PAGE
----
Mark Cuban says American households need $1,000 bi-weekly stimulus checks for two months

Mark Cuban
Screenshot from YouTube video of interview with Mark Cuban at USC

Mark Cuban, a self-made billionaire investor and owner of the Dallas Mavericks, said American households should receive a $1,000 stimulus check every two weeks over the next two months to help them survive amid the ongoing COVID-19 pandemic.

In May, Cuban made the same proposal. “I still believe in doing it the same exact way,” he said during an interview with CNBC Make It on Wednesday. His idea was, Americans who will get a stimulus check must spend it within ten days or it will expire. He called it a “use it or lose it” interim spending stimulus program.

The self-made billionaire explained that currently, Americans are experiencing “two economies” or two sets of realities—one for those who are capable of surviving and one for those who cannot.

The latest data from the U.S. Department of Labor (DOL) Bureau of Labor Statistics show that there were 13.6 million jobless Americans in August. The nation’s unemployment rate was 8.4%.

Cuban said, “Those without [help] are struggling badly. We need to get them [some] help.” He believes that the federal government should provide a $1,000 bi-weekly stimulus check to Americans no matter their income level.

“The whole goal is to get that money every two weeks into the economy. Once businesses start having demand, even if they’re closed and working online, then there is a reason for them to be able to bring back employees and retain those employees if demand is sustained,” he explained.

Mark Cuban’s idea of “use it or lose it” stimulus program will not work

Chuck Marr, the senior director of federal tax policy at the Center on Budget and Policy Priorities, commented that Cuban sees the “urgency of the situation” and his proposal is “good” and it would be more effective if the stimulus will be given those who are really in need.

“What’s good about and what’s important is, he [referring to Cuban] reflects the urgency of the situation. But, I think you target money first for people that are hurting. People who are hurting and don’t have other income, they’re going to spend. I think if you did stimulus payments, they need to be targeted by income,” said Marr.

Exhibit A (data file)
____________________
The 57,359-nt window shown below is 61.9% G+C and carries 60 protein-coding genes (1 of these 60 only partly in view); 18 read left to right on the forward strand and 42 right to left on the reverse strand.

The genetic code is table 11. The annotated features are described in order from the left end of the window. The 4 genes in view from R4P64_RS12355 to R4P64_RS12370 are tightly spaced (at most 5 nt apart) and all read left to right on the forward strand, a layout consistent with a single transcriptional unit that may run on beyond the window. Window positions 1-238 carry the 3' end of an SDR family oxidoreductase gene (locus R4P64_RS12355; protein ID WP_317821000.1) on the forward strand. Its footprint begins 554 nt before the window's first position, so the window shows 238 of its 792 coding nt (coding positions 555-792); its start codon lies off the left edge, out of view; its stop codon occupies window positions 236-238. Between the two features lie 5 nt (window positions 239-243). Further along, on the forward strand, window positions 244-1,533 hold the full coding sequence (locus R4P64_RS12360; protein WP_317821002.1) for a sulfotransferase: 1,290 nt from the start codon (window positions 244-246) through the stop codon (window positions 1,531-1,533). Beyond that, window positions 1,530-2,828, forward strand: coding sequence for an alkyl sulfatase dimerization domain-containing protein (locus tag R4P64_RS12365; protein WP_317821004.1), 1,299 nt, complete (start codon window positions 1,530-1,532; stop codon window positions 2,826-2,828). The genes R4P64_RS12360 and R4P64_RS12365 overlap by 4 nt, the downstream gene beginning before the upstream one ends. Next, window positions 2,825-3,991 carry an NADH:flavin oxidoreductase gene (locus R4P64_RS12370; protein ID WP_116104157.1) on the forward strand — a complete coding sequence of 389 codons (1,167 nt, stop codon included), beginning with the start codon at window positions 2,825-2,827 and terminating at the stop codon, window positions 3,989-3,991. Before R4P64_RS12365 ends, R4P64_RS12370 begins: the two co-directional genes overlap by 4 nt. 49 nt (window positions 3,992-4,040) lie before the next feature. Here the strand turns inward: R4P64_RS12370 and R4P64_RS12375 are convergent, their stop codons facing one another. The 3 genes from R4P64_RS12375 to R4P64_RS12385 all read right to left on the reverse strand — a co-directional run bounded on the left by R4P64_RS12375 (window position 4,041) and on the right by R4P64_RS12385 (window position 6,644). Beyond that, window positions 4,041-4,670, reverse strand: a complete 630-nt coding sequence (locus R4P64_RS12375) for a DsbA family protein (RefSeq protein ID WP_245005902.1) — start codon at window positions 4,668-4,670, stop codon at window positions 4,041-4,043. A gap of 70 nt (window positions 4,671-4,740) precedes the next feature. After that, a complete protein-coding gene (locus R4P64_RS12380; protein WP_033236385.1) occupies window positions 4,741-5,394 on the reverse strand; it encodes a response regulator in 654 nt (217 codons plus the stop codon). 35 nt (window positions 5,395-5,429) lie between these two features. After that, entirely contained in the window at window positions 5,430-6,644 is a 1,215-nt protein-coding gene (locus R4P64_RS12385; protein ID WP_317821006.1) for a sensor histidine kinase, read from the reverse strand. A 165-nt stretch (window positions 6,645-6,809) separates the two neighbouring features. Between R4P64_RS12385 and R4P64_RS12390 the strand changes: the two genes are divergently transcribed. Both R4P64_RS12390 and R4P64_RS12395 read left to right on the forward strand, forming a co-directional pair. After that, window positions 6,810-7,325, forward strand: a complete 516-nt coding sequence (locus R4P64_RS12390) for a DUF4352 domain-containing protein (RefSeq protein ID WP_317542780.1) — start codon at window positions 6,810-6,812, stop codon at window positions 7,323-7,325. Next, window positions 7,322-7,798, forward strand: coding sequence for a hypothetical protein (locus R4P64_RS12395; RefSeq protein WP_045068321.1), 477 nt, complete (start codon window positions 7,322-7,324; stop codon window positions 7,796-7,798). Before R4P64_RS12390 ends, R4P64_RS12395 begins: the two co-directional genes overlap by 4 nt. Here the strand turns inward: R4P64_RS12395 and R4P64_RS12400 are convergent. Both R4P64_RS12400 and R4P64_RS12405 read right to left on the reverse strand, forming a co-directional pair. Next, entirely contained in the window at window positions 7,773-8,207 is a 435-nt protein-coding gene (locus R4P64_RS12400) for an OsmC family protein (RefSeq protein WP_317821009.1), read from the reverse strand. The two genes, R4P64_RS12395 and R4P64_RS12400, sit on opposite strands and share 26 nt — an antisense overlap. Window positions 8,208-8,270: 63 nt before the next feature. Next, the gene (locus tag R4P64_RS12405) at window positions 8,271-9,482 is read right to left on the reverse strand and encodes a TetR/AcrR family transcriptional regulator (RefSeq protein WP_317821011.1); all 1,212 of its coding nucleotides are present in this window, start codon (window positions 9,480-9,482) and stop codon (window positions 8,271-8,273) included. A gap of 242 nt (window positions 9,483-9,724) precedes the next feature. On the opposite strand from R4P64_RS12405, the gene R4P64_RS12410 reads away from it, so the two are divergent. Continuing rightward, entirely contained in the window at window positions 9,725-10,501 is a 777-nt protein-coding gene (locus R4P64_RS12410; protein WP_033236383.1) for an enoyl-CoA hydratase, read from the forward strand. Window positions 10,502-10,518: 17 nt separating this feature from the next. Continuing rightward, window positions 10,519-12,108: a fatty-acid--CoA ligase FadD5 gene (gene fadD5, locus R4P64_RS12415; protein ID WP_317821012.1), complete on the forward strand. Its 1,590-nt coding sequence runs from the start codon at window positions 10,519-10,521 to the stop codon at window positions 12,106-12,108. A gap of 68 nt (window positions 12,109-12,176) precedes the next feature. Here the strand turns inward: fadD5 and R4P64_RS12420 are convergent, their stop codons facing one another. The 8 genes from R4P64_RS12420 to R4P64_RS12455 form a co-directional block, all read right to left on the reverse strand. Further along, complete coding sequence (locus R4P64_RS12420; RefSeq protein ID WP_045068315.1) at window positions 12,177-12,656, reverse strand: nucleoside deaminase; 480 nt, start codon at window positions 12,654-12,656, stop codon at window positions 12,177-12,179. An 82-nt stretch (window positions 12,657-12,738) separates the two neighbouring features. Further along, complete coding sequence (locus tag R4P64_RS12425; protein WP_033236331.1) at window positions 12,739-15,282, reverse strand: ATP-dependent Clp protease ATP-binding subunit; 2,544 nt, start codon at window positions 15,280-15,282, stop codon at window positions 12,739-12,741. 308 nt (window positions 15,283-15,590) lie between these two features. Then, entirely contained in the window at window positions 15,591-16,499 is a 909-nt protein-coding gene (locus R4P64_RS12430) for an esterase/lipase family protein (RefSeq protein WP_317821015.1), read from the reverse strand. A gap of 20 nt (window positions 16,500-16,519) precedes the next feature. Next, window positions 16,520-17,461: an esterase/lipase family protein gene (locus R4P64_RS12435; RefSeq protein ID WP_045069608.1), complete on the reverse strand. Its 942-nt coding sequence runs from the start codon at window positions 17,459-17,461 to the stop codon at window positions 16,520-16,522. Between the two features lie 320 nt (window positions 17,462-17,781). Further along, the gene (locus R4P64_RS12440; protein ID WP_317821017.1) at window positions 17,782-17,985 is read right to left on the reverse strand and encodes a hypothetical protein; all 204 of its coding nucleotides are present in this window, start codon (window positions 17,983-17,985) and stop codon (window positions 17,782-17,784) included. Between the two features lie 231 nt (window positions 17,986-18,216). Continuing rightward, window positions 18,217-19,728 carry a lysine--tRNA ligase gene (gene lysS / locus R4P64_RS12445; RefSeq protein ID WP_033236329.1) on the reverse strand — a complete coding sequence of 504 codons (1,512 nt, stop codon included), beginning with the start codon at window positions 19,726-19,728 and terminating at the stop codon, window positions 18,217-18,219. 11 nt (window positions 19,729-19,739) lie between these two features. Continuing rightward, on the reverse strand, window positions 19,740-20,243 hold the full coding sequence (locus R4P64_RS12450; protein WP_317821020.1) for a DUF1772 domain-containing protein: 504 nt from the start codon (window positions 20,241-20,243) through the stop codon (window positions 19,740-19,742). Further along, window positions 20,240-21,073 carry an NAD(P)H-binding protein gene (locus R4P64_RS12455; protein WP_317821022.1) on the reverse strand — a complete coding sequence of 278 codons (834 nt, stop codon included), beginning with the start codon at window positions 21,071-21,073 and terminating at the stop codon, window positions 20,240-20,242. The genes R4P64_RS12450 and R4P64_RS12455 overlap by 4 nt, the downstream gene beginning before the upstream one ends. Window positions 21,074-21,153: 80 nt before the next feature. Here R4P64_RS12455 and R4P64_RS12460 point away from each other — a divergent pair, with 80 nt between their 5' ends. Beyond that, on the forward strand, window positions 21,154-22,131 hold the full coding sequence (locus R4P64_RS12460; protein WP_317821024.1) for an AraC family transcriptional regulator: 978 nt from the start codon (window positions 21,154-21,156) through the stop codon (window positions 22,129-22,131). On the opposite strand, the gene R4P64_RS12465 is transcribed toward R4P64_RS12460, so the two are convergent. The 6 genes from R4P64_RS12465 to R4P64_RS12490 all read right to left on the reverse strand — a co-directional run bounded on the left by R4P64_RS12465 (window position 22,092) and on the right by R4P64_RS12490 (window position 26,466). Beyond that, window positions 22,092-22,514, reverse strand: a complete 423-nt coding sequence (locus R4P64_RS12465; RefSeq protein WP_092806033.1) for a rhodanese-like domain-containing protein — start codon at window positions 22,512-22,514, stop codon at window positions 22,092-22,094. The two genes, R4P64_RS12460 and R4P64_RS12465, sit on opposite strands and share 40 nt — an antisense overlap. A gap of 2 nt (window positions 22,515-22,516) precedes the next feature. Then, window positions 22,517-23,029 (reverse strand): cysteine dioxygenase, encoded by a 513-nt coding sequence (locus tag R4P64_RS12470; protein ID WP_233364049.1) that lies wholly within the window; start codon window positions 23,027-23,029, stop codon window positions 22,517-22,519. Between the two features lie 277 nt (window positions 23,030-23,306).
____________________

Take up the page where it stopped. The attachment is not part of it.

He added that giving stimulus to affluent Americans will not spend the money. They will save so Cuban’s idea of “use it or lose it” will not work because “the federal government could not keep track of that.”

Marr reiterated that he supports Cuban’s point that “additional stimulus payments” are necessary “on top of substantial unemployment and nutrition support.” He noted, “That combination of unemployment insurance and the stimulus checks in the spring and summer was very effective. It kept support for low- and middle-income people.”

Right now, Congress is at a standstill on the issue of providing another stimulus package for Americans. The House passed a $3 trillion stimulus bill in May but the Senate rejected it.

Earlier this month, the Senate Republican tried to advance stimulus legislation worth $500 billion but failed to get enough votes to move towards final passage. House Democrats will surely reject a skinny plan to avert the economic crisis while the COVID-19 pandemic is still far from over.


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